This project examines the role that different archaeological approaches to material culture and technology may have in understanding cultural and historical relationships.
In doing so it examines the concept of boarders and bounded space both in a geographic sense, but also as more abstract culturally and/or archaeologically defined entities. Geographically the region of Lower Nubia spans the modern political boarders of Egypt and Sudan, but the long archaeological and historical records of this region attest to the fluidity of this boundary through the ever-fluctuating social, economic, political and cultural interactions between the wider Mediterranean world and Sub-Saharan Africa. However the culture-history of this region, especially during prehistory, is also a construction of born of 20th century archaeological methods and perspectives with its emphasis on defining distinct cultural and historical groups. The significance of these 'archaeological boundaries' in the creation of a particular history of this region have not been critically examined previously, but instead have become enshrined within a methodological conservatism.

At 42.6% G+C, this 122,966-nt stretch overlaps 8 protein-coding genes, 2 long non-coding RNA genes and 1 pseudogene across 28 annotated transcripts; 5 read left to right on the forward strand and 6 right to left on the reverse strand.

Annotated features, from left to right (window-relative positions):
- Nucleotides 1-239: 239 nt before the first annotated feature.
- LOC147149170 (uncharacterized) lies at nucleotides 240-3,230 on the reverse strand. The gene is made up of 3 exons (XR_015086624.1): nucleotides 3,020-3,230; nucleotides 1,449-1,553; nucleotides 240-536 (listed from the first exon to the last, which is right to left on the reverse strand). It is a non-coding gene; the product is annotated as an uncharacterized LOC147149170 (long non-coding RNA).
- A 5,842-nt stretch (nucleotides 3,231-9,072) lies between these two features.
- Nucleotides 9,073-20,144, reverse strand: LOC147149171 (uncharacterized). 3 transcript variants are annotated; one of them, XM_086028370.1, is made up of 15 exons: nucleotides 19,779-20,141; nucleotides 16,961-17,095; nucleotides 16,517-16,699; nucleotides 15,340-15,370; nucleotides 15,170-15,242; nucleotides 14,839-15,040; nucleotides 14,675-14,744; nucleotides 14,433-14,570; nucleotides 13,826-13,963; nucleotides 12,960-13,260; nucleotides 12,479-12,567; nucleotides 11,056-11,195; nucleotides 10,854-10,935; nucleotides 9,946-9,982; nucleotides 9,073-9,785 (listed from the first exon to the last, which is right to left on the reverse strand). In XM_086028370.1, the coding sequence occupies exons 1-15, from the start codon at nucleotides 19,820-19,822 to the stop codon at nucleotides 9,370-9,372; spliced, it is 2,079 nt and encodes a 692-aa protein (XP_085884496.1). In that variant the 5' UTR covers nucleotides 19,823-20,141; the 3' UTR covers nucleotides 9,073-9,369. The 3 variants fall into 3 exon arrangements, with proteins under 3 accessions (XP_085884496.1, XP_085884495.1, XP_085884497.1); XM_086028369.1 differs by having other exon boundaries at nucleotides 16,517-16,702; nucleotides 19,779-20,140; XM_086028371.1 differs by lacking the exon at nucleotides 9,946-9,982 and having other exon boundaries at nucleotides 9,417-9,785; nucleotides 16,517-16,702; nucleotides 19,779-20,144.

Taking the specific case of the late Neolithic / early Bronze Age transition in the Lower Nubian Nile Valley, this project examines how the novel application of science based approaches to material culture, integrated with wider considerations of social and cultural factors, can result in alternative understandings of the extent of intra- and inter-cultural variation. Preliminary results of this on-going project challenge the validity of previous cultural models, suggesting instead more complex patterns of regional diversity and cultural continuity. These findings, in turn, may call for reappraisals not only of the wider historical and political interactions between Egypt and Nubia in the early 3rd millennium BC, but also of the manner in which archaeologists themselves choose to examine the archaeological record.